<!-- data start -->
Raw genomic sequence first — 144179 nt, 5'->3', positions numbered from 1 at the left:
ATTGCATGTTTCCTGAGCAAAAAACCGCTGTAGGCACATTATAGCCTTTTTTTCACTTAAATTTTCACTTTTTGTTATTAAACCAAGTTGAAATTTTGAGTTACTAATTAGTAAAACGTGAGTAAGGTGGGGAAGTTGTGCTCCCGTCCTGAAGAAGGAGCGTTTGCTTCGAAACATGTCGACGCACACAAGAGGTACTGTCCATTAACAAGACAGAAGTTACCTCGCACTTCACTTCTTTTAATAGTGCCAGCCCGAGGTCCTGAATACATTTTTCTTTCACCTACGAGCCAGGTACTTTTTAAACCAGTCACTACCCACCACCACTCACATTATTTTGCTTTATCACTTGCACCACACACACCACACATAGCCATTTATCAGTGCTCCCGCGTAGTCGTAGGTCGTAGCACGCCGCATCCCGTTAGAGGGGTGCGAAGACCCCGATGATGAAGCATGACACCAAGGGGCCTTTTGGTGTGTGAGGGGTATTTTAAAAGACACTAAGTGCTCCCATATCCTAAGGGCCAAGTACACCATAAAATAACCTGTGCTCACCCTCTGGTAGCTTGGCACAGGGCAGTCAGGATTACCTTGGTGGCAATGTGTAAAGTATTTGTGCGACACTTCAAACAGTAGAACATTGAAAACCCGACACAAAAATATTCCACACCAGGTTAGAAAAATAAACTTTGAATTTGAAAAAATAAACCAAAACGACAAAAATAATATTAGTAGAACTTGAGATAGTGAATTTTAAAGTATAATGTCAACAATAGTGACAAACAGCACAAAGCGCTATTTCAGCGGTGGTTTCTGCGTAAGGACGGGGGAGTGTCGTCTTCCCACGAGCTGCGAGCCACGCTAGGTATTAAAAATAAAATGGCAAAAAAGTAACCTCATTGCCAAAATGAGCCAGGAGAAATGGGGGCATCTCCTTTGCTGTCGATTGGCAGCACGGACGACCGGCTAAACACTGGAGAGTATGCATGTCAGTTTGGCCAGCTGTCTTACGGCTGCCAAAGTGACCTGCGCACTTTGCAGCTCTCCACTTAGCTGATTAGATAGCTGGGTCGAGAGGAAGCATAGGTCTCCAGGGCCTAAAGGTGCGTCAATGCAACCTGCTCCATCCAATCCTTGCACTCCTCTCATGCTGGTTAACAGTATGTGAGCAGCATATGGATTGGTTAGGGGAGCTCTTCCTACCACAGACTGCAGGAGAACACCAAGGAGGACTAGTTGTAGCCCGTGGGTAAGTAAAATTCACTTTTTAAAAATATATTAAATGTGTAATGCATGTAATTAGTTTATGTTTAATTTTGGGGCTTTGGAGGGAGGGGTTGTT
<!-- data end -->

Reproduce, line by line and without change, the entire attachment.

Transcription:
Raw genomic sequence first — 144179 nt, 5'->3', positions numbered from 1 at the left:
ATTGCATGTTTCCTGAGCAAAAAACCGCTGTAGGCACATTATAGCCTTTTTTTCACTTAAATTTTCACTTTTTGTTATTAAACCAAGTTGAAATTTTGAGTTACTAATTAGTAAAACGTGAGTAAGGTGGGGAAGTTGTGCTCCCGTCCTGAAGAAGGAGCGTTTGCTTCGAAACATGTCGACGCACACAAGAGGTACTGTCCATTAACAAGACAGAAGTTACCTCGCACTTCACTTCTTTTAATAGTGCCAGCCCGAGGTCCTGAATACATTTTTCTTTCACCTACGAGCCAGGTACTTTTTAAACCAGTCACTACCCACCACCACTCACATTATTTTGCTTTATCACTTGCACCACACACACCACACATAGCCATTTATCAGTGCTCCCGCGTAGTCGTAGGTCGTAGCACGCCGCATCCCGTTAGAGGGGTGCGAAGACCCCGATGATGAAGCATGACACCAAGGGGCCTTTTGGTGTGTGAGGGGTATTTTAAAAGACACTAAGTGCTCCCATATCCTAAGGGCCAAGTACACCATAAAATAACCTGTGCTCACCCTCTGGTAGCTTGGCACAGGGCAGTCAGGATTACCTTGGTGGCAATGTGTAAAGTATTTGTGCGACACTTCAAACAGTAGAACATTGAAAACCCGACACAAAAATATTCCACACCAGGTTAGAAAAATAAACTTTGAATTTGAAAAAATAAACCAAAACGACAAAAATAATATTAGTAGAACTTGAGATAGTGAATTTTAAAGTATAATGTCAACAATAGTGACAAACAGCACAAAGCGCTATTTCAGCGGTGGTTTCTGCGTAAGGACGGGGGAGTGTCGTCTTCCCACGAGCTGCGAGCCACGCTAGGTATTAAAAATAAAATGGCAAAAAAGTAACCTCATTGCCAAAATGAGCCAGGAGAAATGGGGGCATCTCCTTTGCTGTCGATTGGCAGCACGGACGACCGGCTAAACACTGGAGAGTATGCATGTCAGTTTGGCCAGCTGTCTTACGGCTGCCAAAGTGACCTGCGCACTTTGCAGCTCTCCACTTAGCTGATTAGATAGCTGGGTCGAGAGGAAGCATAGGTCTCCAGGGCCTAAAGGTGCGTCAATGCAACCTGCTCCATCCAATCCTTGCACTCCTCTCATGCTGGTTAACAGTATGTGAGCAGCATATGGATTGGTTAGGGGAGCTCTTCCTACCACAGACTGCAGGAGAACACCAAGGAGGACTAGTTGTAGCCCGTGGGTAAGTAAAATTCACTTTTTAAAAATATATTAAATGTGTAATGCATGTAATTAGTTTATGTTTAATTTTGGGGCTTTGGAGGGAGGGGTTGTT